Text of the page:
Designing a multiplayer game with Python and cocos2d, part 1 -- Getting started
This is the first of a series of tutorials on game development using Python and cocos2d. I'm writing these as I learn new concepts, with the hope that documenting and sharing my progress will help others.
This tutorial set will guide you from getting started with cocos2d to building a full-fledged multiplayer game. Importantly, the tutorials assume you already have a working knowledge of basic programming concepts and familiarity with the Python environment.
To get started, install the cocos2d package by running easy_install cocos2d or pip install cocos2d --process-dependency-links You can also download cocos2d from pypi and install from source by running setup.py install This will download all docs and code samples as well. More details on installation can be found in the cocos2d installation guide.
You should also download the code associated with this tutorial here, or clone the repository by running git clone https://github.com/jpwright/cocos2d-python-tutorials.git.
2. First program -- directional movement
To start, we're going to create an environment where you can control a player using the arrow keys. The output will look something like this:
The sprites for this part of the tutorial were lovingly borrowed from the amazing game Faster Than Light, which I highly recommend you go buy right now.
If you navigate to the "01 Getting Started" directory of the tutorial code and start the game by running python main.py, you should see this window appear. You should be able to move the sprite in any direction using your arrow keys. If not, check that your cocos2d installation completed successfully. If you have other issues, let me know by filing an issue.
So how does this work?
The first step is importing dependencies. At the top of main.py you'll see the following lines:
from pyglet.window import key
from cocos import actions, layer, sprite, scene
from cocos.director import director
Next, we'll initialize the director and create a scene. The director object initializes the game's main window and allows you to transition between different scenes. The scene is any part of the game's flow. For example, you might have separate scenes for different levels/cutscenes/menus of your game. In this example, we'll only use one scene.
To initialize the director: director.init(width=500, height=300, do_not_scale=True, resizable=True) The arguments allow you to adjust the initial width and height of the game's window. do_not_scale, when set to its default value of False, results in the game scaling up all coordinates and graphics when the window is resized. If you want your game to support different screen resolutions, do_not_scale will need to be set to True.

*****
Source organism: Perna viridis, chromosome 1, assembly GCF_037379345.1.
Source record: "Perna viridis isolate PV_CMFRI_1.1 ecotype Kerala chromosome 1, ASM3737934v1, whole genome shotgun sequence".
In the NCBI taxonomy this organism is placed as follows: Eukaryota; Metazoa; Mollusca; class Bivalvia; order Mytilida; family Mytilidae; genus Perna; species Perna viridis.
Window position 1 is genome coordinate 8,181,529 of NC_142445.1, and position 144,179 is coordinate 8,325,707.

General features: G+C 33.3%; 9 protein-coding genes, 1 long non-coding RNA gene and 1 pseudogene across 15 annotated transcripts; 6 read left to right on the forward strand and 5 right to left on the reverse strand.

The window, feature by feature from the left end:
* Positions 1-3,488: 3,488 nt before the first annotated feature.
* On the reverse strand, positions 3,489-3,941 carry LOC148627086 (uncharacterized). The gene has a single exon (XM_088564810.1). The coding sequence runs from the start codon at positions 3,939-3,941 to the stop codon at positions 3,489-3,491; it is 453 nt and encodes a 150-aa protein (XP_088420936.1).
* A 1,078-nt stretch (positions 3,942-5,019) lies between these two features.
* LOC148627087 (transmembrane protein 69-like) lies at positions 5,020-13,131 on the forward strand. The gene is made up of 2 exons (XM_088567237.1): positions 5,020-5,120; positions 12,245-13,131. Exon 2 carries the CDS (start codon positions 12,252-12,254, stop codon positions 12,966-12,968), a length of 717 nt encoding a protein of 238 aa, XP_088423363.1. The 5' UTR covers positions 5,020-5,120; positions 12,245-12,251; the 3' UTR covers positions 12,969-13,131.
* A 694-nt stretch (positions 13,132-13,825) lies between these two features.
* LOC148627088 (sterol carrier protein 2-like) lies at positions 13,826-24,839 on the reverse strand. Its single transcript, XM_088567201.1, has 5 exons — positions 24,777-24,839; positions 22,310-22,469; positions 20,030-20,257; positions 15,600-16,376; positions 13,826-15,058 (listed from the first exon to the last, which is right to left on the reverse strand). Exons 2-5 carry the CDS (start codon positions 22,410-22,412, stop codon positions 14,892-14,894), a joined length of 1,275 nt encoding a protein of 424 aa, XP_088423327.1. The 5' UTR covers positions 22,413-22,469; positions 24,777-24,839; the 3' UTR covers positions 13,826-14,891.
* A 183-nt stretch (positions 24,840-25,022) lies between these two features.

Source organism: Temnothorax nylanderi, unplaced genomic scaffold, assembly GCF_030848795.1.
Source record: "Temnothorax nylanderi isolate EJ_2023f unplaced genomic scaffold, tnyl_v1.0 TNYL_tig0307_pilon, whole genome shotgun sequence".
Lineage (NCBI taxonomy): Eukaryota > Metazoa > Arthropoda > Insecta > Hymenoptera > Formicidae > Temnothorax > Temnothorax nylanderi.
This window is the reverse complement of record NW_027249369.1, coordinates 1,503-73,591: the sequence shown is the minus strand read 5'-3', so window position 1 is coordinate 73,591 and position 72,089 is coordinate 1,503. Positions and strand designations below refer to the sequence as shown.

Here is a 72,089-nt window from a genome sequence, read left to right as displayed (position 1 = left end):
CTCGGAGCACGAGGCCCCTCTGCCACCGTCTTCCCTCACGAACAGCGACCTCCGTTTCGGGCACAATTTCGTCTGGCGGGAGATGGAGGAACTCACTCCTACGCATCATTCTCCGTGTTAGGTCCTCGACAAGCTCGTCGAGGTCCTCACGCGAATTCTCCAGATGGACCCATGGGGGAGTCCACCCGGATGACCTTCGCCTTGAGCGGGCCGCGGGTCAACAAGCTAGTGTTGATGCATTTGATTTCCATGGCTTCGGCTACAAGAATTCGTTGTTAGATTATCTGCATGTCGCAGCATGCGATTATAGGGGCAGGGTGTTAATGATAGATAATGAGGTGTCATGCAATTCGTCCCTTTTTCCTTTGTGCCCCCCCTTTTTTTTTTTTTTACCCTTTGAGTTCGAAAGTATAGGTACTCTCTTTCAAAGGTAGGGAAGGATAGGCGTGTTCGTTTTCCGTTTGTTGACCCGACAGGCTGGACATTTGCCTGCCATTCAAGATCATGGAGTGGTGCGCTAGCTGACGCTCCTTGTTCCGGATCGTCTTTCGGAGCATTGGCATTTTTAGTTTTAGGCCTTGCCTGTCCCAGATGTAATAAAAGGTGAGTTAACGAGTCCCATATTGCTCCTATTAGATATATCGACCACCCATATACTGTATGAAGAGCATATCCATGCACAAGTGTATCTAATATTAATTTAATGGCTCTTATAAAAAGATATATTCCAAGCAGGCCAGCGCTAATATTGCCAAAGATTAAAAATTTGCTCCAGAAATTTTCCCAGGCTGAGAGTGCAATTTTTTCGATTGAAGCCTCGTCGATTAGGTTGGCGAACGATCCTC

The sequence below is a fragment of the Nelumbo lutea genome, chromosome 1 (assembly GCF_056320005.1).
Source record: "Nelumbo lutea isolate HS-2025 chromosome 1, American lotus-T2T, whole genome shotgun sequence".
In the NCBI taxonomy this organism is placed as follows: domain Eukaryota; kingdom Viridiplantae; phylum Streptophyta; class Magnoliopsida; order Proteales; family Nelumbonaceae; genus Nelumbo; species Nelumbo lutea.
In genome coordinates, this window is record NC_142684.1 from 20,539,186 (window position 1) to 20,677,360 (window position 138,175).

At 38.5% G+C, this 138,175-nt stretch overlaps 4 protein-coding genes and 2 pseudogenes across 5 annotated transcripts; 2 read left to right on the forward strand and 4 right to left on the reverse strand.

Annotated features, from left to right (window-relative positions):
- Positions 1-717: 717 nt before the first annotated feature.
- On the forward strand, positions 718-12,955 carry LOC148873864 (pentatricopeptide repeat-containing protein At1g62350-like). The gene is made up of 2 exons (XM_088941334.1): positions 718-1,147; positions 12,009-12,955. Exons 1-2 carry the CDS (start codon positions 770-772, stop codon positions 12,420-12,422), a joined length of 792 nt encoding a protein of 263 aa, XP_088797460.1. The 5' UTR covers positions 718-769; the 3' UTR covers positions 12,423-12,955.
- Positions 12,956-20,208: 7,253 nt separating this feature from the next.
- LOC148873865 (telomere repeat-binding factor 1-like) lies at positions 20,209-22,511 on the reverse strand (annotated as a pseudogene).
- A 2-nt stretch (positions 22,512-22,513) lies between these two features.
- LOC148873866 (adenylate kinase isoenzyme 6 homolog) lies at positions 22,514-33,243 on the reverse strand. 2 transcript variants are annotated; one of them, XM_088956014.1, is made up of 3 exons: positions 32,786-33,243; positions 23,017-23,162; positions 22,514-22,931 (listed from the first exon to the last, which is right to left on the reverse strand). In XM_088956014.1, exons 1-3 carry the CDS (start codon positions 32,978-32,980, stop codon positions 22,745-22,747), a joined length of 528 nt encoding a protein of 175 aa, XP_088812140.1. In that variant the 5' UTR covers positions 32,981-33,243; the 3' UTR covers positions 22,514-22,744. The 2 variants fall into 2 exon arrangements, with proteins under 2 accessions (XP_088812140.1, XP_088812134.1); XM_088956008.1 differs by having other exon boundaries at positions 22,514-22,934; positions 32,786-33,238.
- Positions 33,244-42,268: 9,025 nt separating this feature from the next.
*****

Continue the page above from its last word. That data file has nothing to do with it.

Next, we'll create a layer and add a sprite to it:
player_layer = layer.Layer()
me = sprite.Sprite('human-female.png')
player_layer.add(me) Having multiple layers makes it easier to separate different elements of the game. For example, menus and dialogs will typically need to be on the highest layer, while maps and backgrounds need to be on the lowest layer.
When initializing a Sprite object, you must include a path to its default image. This image is a property of the Sprite which can be altered later.
In order to control the movement of the sprite, we'll use the actions.Move module. This class allows you to set any of an object's position, velocity, acceleration, gravity, rotation, angular velocity, and angular acceleration, and cocos2d will update the sprite's rendering automatically based on those values.
To start off, we'll initialize our sprite's position and velocity:
me.position = (100, 100)
me.velocity = (0, 0)
In order to do anything with the sprite, we'll need a way of capturing keyboard input, and a class that will allow us to translate that keyboard input into changes in the sprite's position, velocity, etc. We'll use pyglet (upon which cocos2d is built) for its KeyStateHandler behavior, and attach that to our director:
keyboard = key.KeyStateHandler()
Next, we'll create a class for the player's movement:
def step(self, dt):
super(Me, self).step(dt) # Run step function on the parent class.
# Determine velocity based on keyboard inputs.
velocity_x = 100 * (keyboard[key.RIGHT] - keyboard[key.LEFT])
velocity_y = 100 * (keyboard[key.UP] - keyboard[key.DOWN])
# Set the object's velocity.
self.target.velocity = (velocity_x, velocity_y) When defining the class, we give it the base class of actions.Move. We then define the step function, which is called on every frame, and which includes an argument dt which is equal to the number of seconds since the last call.
Here, we're using the value of keyboard to calculate the sprite's velocity, and storing it at self.target.velocity. target refers to the sprite object that we'll bind this class to.
Note that the keyboard object must be global so that it can be accessed from within the class.
Back to our main function, we'll assign this new class Me to our sprite by using the do function: me.do(Me())
That's right, sprite, you do you and I'll do me. All that's left is to create a scene, attach our layer, and feed that scene to the director:
main_scene = scene.Scene(player_layer)
You're done! You now have a window (controlled by your director object), displaying a scene (stored at main_scene), which contains a single layer (stored at player_layer), containing a single sprite object (stored at me), which is constantly acting based on how you defined your Me class.
The next tutorial will explain how to create a map for our player to walk around in, including a scrollable tileset!
3. Full code